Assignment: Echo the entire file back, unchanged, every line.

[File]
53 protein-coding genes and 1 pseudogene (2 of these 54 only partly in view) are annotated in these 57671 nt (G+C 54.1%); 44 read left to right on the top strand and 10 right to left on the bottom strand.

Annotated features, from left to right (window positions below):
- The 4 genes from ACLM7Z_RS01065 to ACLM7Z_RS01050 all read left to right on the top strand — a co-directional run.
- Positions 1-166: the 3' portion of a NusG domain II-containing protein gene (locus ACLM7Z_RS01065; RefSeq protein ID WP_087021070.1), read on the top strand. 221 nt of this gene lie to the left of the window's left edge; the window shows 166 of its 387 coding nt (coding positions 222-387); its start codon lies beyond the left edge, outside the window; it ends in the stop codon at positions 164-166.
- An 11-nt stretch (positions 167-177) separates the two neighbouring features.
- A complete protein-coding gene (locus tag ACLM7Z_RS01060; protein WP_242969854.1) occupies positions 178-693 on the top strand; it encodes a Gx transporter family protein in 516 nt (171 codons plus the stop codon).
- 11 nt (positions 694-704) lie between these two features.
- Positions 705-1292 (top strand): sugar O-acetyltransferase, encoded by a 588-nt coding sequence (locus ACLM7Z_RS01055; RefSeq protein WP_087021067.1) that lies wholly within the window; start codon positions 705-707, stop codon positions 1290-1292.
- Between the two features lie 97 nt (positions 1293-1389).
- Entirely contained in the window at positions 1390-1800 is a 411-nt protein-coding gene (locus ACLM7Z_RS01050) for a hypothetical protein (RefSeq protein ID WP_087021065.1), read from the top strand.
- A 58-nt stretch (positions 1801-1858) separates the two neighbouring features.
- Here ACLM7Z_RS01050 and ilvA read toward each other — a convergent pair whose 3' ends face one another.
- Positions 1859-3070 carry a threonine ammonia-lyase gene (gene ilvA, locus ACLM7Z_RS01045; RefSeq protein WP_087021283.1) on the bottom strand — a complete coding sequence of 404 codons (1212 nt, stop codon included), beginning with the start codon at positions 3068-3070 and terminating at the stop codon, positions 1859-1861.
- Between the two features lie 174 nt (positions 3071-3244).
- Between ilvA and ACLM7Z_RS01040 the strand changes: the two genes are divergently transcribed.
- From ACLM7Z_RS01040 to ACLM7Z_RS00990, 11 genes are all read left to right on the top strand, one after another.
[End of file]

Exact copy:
53 protein-coding genes and 1 pseudogene (2 of these 54 only partly in view) are annotated in these 57671 nt (G+C 54.1%); 44 read left to right on the top strand and 10 right to left on the bottom strand.

Annotated features, from left to right (window positions below):
- The 4 genes from ACLM7Z_RS01065 to ACLM7Z_RS01050 all read left to right on the top strand — a co-directional run.
- Positions 1-166: the 3' portion of a NusG domain II-containing protein gene (locus ACLM7Z_RS01065; RefSeq protein ID WP_087021070.1), read on the top strand. 221 nt of this gene lie to the left of the window's left edge; the window shows 166 of its 387 coding nt (coding positions 222-387); its start codon lies beyond the left edge, outside the window; it ends in the stop codon at positions 164-166.
- An 11-nt stretch (positions 167-177) separates the two neighbouring features.
- A complete protein-coding gene (locus tag ACLM7Z_RS01060; protein WP_242969854.1) occupies positions 178-693 on the top strand; it encodes a Gx transporter family protein in 516 nt (171 codons plus the stop codon).
- 11 nt (positions 694-704) lie between these two features.
- Positions 705-1292 (top strand): sugar O-acetyltransferase, encoded by a 588-nt coding sequence (locus ACLM7Z_RS01055; RefSeq protein WP_087021067.1) that lies wholly within the window; start codon positions 705-707, stop codon positions 1290-1292.
- Between the two features lie 97 nt (positions 1293-1389).
- Entirely contained in the window at positions 1390-1800 is a 411-nt protein-coding gene (locus ACLM7Z_RS01050) for a hypothetical protein (RefSeq protein ID WP_087021065.1), read from the top strand.
- A 58-nt stretch (positions 1801-1858) separates the two neighbouring features.
- Here ACLM7Z_RS01050 and ilvA read toward each other — a convergent pair whose 3' ends face one another.
- Positions 1859-3070 carry a threonine ammonia-lyase gene (gene ilvA, locus ACLM7Z_RS01045; RefSeq protein WP_087021283.1) on the bottom strand — a complete coding sequence of 404 codons (1212 nt, stop codon included), beginning with the start codon at positions 3068-3070 and terminating at the stop codon, positions 1859-1861.
- Between the two features lie 174 nt (positions 3071-3244).
- Between ilvA and ACLM7Z_RS01040 the strand changes: the two genes are divergently transcribed.
- From ACLM7Z_RS01040 to ACLM7Z_RS00990, 11 genes are all read left to right on the top strand, one after another.